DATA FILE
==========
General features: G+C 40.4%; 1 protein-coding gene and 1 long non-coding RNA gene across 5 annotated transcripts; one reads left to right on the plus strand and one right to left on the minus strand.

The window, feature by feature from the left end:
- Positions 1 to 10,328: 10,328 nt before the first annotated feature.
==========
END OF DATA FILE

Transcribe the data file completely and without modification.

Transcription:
General features: G+C 40.4%; 1 protein-coding gene and 1 long non-coding RNA gene across 5 annotated transcripts; one reads left to right on the plus strand and one right to left on the minus strand.

The window, feature by feature from the left end:
- Positions 1 to 10,328: 10,328 nt before the first annotated feature.